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Feb. Consumer Confidence Continues Optimistic Trend

If consumer spending drives the economy, a rebound in confidence reflected in the Feb. and Jan. reports suggests a slow emergence from the darkest days of the pandemic. Consumers’ attitudes about their current finances rose for the first time in three months.

BOSTON – The Conference Board Consumer Confidence Index reflects a growing optimism among Americans. The index improved again in February after increasing in January.

The Index now stands at 91.3, up from 88.9 in January.

The Present Situation Index – based on consumers’ assessment of current business and labor market conditions – climbed from 85.5 to 92.0. However, the Expectations Index – based on consumers’ short-term future outlook for income, business and labor market conditions – fell marginally, from 91.2 last month to 90.8 in February. 

“After three months of consecutive declines in the Present Situation Index, consumers’ assessment of current conditions improved in February,” says Lynn Franco, senior director of economic indicators at The Conference Board.

“This course reversal suggests economic growth has not slowed further,” Franco adds. “While the Expectations Index fell marginally in February, consumers remain cautiously optimistic, on the whole, about the outlook for the coming months. Notably, vacation intentions – particularly plans to travel outside the U.S. and via air – saw an uptick this month, and are poised to improve further as vaccination efforts expand.”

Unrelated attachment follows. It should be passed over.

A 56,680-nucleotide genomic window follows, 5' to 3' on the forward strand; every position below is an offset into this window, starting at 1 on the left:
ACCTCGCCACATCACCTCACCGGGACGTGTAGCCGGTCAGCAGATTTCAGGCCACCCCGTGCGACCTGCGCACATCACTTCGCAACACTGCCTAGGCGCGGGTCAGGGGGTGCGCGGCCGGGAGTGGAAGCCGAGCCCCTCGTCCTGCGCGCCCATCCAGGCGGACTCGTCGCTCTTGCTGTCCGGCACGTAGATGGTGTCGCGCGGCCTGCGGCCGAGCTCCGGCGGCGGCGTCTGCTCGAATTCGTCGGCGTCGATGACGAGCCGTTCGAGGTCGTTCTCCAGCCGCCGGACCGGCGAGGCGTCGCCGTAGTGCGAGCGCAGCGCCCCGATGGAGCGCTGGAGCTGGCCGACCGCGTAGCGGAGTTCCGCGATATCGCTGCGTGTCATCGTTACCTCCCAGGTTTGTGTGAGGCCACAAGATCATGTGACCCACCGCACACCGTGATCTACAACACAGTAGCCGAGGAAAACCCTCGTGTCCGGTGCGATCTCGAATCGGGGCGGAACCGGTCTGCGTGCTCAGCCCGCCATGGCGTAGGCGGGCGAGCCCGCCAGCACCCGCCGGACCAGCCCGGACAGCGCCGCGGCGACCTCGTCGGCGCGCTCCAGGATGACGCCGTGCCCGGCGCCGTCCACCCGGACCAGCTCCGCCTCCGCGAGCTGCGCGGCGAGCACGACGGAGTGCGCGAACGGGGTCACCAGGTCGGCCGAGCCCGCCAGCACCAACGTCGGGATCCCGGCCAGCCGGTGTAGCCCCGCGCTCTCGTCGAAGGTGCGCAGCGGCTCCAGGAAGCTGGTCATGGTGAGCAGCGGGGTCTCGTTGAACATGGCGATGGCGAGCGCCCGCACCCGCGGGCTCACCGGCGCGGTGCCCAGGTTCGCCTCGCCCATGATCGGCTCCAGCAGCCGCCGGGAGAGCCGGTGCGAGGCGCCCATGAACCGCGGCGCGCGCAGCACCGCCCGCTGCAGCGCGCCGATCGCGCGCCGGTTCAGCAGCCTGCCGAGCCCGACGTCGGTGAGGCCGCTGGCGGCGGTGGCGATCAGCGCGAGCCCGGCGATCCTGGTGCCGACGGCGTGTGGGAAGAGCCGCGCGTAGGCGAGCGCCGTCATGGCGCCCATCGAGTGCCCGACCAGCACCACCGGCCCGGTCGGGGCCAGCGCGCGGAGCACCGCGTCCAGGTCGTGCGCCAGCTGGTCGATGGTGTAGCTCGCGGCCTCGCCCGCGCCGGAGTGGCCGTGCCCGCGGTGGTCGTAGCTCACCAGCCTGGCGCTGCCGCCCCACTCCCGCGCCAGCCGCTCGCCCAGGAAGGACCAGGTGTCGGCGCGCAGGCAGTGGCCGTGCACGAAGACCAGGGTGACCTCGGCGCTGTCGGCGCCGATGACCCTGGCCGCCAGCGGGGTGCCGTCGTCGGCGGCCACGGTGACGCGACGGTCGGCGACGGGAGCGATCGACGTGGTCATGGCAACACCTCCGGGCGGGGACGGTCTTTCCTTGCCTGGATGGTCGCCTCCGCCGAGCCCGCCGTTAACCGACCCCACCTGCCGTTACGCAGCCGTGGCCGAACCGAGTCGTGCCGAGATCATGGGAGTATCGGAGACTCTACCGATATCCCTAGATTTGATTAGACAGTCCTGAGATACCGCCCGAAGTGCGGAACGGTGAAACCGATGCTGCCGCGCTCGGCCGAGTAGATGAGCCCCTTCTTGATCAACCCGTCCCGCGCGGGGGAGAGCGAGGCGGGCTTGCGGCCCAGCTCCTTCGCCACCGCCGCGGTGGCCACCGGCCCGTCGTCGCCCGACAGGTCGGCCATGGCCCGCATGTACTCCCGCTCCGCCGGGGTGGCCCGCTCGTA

Current conditions: Consumers’ assessment of current conditions improved in February. The percentage of consumers claiming business conditions are “good” increased from 15.8% to 16.5%, while the proportion claiming business conditions are “bad” fell from 42.4% to 39.9%.

Consumers’ assessment of the labor market also improved. The percentage of consumers saying jobs are “plentiful” increased from 20.0% to 21.9%, while those claiming jobs are “hard to get” declined from 22.5% to 21.2%.

Future expectations: Consumers, however, were marginally less optimistic about the short-term outlook in February. The percentage of consumers expecting business conditions to improve over the next six months fell from 34.1% to 31.0%, although the proportion expecting business conditions to worsen also declined, from 19.0% to 17.7%.

Consumers’ outlook regarding the job market was also mixed. The proportion expecting more jobs in the months ahead decreased from 30.4% to 26.1%, but the proportion anticipating fewer jobs also declined, from 22.1% to 20.6%.

And in what appears to be a trend, attitudes regarding short-term income prospects were mixed too – 15.2% of consumers expect their incomes to increase in the next six months, down slightly from 15.8% in January. Conversely, 13.2% expect their incomes to decrease, down from 15.5% last month.

The monthly Consumer Confidence Survey is based on a probability-design random sample and conducted for The Conference Board by Nielsen. The cutoff date for the preliminary results was Feb. 11.

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